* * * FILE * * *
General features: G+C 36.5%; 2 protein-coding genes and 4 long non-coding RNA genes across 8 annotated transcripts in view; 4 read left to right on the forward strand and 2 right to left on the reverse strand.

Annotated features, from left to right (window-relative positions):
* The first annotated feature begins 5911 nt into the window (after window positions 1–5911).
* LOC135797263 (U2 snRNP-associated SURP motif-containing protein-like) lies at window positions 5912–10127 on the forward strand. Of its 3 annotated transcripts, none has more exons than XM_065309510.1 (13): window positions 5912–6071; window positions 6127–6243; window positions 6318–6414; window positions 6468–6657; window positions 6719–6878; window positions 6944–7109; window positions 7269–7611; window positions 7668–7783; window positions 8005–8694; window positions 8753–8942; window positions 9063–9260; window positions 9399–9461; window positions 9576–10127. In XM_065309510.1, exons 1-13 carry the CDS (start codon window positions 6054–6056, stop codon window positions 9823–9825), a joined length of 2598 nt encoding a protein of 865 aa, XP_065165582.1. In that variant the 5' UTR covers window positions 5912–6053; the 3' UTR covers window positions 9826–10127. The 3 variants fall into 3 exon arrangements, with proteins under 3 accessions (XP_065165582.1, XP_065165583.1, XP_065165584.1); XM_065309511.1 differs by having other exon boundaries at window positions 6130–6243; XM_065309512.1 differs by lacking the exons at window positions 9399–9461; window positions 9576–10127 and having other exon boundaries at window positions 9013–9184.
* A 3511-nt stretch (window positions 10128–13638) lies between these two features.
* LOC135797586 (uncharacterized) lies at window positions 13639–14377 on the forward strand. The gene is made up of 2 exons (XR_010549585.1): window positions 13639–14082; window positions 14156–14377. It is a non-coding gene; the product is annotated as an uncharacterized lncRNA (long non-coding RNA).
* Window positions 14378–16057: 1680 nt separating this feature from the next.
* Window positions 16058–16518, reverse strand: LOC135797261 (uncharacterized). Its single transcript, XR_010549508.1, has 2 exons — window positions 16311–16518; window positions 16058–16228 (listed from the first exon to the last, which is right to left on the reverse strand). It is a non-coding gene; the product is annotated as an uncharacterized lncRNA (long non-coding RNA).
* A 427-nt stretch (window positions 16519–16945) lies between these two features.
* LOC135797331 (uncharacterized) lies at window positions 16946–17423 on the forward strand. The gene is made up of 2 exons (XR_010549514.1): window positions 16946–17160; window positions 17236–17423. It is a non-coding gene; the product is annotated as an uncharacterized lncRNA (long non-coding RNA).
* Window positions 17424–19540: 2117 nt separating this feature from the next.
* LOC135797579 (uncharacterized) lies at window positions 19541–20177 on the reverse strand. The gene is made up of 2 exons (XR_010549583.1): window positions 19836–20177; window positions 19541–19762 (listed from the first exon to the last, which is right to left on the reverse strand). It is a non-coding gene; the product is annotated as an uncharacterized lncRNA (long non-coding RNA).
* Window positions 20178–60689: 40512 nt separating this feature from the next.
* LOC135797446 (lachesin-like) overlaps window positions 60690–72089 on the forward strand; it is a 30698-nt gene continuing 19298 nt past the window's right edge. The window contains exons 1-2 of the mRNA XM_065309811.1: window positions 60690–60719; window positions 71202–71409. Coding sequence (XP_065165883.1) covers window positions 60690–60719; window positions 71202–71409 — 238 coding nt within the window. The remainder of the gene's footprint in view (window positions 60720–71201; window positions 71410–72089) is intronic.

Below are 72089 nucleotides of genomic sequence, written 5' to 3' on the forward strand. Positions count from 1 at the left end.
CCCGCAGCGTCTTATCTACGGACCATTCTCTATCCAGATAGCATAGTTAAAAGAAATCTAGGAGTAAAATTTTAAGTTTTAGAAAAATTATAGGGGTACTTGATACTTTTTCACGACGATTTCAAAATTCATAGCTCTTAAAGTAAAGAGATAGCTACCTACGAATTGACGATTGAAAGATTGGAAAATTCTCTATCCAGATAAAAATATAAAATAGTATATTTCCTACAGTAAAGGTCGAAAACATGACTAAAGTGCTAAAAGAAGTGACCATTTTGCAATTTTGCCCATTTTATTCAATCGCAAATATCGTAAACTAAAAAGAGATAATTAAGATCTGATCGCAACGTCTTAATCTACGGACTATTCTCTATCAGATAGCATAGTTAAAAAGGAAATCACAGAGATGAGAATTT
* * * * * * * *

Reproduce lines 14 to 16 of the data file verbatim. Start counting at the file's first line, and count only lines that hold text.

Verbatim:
* LOC135797446 (lachesin-like) overlaps window positions 60690–72089 on the forward strand; it is a 30698-nt gene continuing 19298 nt past the window's right edge. The window contains exons 1-2 of the mRNA XM_065309811.1: window positions 60690–60719; window positions 71202–71409. Coding sequence (XP_065165883.1) covers window positions 60690–60719; window positions 71202–71409 — 238 coding nt within the window. The remainder of the gene's footprint in view (window positions 60720–71201; window positions 71410–72089) is intronic.

Below are 72089 nucleotides of genomic sequence, written 5' to 3' on the forward strand. Positions count from 1 at the left end.
CCCGCAGCGTCTTATCTACGGACCATTCTCTATCCAGATAGCATAGTTAAAAGAAATCTAGGAGTAAAATTTTAAGTTTTAGAAAAATTATAGGGGTACTTGATACTTTTTCACGACGATTTCAAAATTCATAGCTCTTAAAGTAAAGAGATAGCTACCTACGAATTGACGATTGAAAGATTGGAAAATTCTCTATCCAGATAAAAATATAAAATAGTATATTTCCTACAGTAAAGGTCGAAAACATGACTAAAGTGCTAAAAGAAGTGACCATTTTGCAATTTTGCCCATTTTATTCAATCGCAAATATCGTAAACTAAAAAGAGATAATTAAGATCTGATCGCAACGTCTTAATCTACGGACTATTCTCTATCAGATAGCATAGTTAAAAAGGAAATCACAGAGATGAGAATTT